UCP2 Modulates Single-channel Properties of a MCU-dependent Ca(2+) Inward Current in Mitochondria

Pflugers Archiv : European Journal of Physiology. Dec, 2015  |  Pubmed ID: 26275882

The mitochondrial Ca(2+) uniporter is a highly Ca(2+)-selective protein complex that consists of the pore-forming mitochondrial Ca(2+) uniporter protein (MCU), the scaffolding essential MCU regulator (EMRE), and mitochondrial calcium uptake 1 and 2 (MICU1/2), which negatively regulate mitochondrial Ca(2+) uptake. We have previously reported that uncoupling proteins 2 and 3 (UCP2/3) are also engaged in the activity of mitochondrial Ca(2+) uptake under certain conditions, while the mechanism by which UCP2/3 facilitates mitochondrial Ca(2+) uniport remains elusive. This work was designed to investigate the impact of UCP2 on the three distinct mitochondrial Ca(2+) currents found in mitoplasts isolated from HeLa cells, the intermediate- (i-), burst- (b-) and extra-large (xl-) mitochondrial/mitoplast Ca(2+) currents (MCC). Using the patch clamp technique on mitoplasts from cells with reduced MCU and EMRE unveiled a very high affinity of MCU for xl-MCC that succeeds that for i-MCC, indicating the coexistence of at least two MCU/EMRE-dependent Ca(2+) currents. The manipulation of the expression level of UCP2 by either siRNA-mediated knockdown or overexpression changed exclusively the open probability (NPo) of xl-MCC by approx. 38% decrease or nearly a 3-fold increase, respectively. These findings confirm a regulatory role of UCP2 in mitochondrial Ca(2+) uptake and identify UCP2 as a selective modulator of just one distinct MCU/EMRE-dependent mitochondrial Ca(2+) inward current.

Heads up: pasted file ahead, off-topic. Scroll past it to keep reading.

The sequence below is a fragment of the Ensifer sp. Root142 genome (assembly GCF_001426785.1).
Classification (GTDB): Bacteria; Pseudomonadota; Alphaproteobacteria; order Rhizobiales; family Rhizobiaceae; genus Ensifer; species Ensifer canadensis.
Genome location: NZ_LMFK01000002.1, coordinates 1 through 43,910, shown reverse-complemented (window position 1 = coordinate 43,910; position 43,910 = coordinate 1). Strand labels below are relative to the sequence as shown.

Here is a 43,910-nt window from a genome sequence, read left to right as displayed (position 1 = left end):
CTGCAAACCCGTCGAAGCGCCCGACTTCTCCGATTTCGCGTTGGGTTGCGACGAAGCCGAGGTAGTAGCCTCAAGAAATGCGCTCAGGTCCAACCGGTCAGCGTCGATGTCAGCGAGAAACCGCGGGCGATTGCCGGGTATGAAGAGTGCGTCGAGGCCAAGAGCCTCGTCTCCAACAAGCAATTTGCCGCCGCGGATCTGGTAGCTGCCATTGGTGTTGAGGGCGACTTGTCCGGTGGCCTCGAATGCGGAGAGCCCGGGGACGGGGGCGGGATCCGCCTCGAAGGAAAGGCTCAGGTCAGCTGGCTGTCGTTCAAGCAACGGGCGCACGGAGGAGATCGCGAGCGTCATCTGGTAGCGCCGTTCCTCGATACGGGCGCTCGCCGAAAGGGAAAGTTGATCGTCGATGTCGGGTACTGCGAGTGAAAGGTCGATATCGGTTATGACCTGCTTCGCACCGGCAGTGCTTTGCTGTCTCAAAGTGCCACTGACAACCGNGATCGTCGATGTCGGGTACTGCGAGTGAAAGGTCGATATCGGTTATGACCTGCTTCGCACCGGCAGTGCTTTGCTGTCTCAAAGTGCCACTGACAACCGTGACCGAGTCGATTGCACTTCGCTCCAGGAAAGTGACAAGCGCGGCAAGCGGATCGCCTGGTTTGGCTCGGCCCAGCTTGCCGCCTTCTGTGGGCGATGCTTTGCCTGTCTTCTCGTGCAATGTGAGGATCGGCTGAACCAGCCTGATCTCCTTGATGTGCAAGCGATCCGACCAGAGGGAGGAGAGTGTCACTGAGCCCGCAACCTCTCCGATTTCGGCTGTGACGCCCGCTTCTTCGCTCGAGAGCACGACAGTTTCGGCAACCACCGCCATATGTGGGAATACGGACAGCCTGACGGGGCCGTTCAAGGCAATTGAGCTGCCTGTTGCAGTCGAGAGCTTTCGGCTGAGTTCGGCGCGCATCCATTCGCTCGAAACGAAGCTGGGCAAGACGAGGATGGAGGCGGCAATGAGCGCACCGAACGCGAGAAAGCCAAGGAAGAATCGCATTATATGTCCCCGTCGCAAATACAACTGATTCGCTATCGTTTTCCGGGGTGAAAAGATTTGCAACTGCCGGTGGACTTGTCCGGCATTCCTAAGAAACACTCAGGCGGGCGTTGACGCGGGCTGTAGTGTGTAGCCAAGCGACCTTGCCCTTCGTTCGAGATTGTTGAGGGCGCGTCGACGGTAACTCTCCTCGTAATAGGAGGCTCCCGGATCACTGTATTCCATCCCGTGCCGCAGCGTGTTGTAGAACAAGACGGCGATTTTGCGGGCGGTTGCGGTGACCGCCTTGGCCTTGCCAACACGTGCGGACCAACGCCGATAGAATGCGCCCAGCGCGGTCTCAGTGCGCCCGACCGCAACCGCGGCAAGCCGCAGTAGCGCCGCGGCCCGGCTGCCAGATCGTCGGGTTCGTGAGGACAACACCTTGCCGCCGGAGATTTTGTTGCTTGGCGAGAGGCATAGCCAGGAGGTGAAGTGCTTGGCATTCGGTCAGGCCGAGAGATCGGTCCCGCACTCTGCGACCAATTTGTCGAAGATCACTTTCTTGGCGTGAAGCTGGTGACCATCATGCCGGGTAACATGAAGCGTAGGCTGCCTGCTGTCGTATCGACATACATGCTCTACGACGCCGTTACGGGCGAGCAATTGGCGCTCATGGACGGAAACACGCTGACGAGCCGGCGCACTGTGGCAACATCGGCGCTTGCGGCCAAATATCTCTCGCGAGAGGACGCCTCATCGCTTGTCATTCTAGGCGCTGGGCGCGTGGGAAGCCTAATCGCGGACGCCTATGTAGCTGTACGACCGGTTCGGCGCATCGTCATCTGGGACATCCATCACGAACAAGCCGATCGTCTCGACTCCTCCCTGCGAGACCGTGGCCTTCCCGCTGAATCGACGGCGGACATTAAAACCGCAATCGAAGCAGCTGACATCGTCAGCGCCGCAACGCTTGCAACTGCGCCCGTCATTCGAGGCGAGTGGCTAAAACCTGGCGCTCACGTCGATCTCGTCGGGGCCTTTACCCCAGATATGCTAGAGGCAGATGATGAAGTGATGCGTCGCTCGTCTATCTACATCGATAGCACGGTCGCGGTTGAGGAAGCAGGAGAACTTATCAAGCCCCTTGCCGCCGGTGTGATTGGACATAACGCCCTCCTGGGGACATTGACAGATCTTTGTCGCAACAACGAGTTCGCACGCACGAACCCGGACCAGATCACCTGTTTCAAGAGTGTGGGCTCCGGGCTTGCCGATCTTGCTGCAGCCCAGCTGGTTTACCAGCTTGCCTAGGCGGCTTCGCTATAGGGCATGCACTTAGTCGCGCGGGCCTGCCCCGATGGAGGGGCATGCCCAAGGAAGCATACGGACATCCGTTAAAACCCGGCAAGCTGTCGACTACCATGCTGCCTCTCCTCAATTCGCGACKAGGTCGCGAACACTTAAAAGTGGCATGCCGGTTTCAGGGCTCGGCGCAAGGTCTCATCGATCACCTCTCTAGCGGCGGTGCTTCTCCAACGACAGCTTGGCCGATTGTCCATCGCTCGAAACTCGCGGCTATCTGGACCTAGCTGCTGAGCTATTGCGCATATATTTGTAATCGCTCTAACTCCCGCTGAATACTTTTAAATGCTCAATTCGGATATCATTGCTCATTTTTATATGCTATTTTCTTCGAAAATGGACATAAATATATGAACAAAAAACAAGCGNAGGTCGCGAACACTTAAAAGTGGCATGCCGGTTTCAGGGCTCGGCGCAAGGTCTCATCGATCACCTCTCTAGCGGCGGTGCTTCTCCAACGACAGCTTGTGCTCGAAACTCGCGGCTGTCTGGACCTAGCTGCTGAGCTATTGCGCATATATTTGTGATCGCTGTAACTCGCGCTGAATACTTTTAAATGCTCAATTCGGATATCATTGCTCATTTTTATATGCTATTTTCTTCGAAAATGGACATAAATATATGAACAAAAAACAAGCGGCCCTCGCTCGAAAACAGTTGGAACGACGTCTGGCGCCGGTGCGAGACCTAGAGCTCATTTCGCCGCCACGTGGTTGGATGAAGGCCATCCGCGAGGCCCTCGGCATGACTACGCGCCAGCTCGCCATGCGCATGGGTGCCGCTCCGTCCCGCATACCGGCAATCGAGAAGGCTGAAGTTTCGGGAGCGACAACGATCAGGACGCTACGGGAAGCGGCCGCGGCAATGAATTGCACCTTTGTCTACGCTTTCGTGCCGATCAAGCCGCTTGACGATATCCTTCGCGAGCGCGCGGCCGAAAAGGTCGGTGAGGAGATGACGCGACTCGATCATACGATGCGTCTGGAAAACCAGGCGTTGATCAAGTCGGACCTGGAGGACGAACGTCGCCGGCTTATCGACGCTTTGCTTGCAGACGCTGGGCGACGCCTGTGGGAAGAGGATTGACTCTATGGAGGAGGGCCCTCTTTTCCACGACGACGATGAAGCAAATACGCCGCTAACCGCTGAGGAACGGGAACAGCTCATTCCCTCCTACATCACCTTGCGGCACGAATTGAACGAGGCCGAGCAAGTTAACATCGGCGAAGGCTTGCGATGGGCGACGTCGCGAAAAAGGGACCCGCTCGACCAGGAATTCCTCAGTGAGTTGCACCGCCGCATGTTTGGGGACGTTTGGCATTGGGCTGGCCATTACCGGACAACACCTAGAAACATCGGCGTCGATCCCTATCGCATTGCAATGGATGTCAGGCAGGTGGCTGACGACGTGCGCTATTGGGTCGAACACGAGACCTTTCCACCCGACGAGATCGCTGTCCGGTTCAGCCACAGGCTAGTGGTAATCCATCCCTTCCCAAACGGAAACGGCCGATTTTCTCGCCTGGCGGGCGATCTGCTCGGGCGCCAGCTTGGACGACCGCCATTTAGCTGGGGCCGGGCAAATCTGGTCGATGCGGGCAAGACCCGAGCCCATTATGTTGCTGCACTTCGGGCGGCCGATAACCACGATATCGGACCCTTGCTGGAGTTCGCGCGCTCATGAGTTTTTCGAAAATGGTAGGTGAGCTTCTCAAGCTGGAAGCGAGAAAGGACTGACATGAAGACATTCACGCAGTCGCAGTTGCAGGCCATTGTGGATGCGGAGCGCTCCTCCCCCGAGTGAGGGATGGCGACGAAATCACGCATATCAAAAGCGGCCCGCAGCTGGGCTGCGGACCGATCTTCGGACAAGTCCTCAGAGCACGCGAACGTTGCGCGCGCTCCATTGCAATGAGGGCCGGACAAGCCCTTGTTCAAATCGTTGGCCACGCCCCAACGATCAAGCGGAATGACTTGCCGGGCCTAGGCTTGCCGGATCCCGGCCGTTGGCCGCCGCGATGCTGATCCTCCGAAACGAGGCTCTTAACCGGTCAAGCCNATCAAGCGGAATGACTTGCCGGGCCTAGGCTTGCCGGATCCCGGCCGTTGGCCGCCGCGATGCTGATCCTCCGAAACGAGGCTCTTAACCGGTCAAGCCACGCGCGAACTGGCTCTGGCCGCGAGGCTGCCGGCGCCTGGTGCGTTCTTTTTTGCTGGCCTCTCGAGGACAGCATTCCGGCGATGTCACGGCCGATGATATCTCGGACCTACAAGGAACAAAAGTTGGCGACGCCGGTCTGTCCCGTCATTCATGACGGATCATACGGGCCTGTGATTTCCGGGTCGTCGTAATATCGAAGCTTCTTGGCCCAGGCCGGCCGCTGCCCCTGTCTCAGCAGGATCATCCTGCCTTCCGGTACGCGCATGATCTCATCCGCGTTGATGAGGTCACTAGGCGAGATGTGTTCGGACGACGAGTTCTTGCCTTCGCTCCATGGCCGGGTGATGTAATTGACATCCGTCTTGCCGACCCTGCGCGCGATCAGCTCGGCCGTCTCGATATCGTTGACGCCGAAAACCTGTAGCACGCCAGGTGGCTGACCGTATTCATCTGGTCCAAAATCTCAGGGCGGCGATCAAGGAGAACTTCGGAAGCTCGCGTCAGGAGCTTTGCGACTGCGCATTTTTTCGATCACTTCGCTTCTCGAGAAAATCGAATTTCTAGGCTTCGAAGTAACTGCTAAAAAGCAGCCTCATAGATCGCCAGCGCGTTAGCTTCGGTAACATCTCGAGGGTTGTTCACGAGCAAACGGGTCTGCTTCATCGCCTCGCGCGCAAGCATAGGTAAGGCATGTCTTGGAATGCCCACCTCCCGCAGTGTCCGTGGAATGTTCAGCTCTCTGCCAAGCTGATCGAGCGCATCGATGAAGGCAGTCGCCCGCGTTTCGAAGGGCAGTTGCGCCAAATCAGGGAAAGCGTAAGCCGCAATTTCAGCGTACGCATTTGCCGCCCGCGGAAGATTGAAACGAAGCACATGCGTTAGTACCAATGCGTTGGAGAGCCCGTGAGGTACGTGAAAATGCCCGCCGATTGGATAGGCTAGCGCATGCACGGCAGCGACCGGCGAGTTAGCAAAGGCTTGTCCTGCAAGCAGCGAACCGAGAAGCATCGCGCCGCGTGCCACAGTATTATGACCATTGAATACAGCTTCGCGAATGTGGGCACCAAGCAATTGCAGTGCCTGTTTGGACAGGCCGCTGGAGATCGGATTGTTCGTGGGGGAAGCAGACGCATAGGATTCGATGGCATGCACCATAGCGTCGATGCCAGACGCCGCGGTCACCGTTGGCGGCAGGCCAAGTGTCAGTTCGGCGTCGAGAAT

Rearrangement of MICU1 Multimers for Activation of MCU is Solely Controlled by Cytosolic Ca(2.)

Scientific Reports. Oct, 2015  |  Pubmed ID: 26489515

Mitochondrial Ca(2+) uptake is a vital process that controls distinct cell and organelle functions. Mitochondrial calcium uptake 1 (MICU1) was identified as key regulator of the mitochondrial Ca(2+) uniporter (MCU) that together with the essential MCU regulator (EMRE) forms the mitochondrial Ca(2+) channel. However, mechanisms by which MICU1 controls MCU/EMRE activity to tune mitochondrial Ca(2+) signals remain ambiguous. Here we established a live-cell FRET approach and demonstrate that elevations of cytosolic Ca(2+) rearranges MICU1 multimers with an EC50 of 4.4 μM, resulting in activation of mitochondrial Ca(2+) uptake. MICU1 rearrangement essentially requires the EF-hand motifs and strictly correlates with the shape of cytosolic Ca(2+) rises. We further show that rearrangements of MICU1 multimers were independent of matrix Ca(2+) concentration, mitochondrial membrane potential, and expression levels of MCU and EMRE. Our experiments provide novel details about how MCU/EMRE is regulated by MICU1 and an original approach to investigate MCU/EMRE activation in intact cells.

Development of Novel FP-based Probes for Live-cell Imaging of Nitric Oxide Dynamics

Nature Communications. Feb, 2016  |  Pubmed ID: 26842907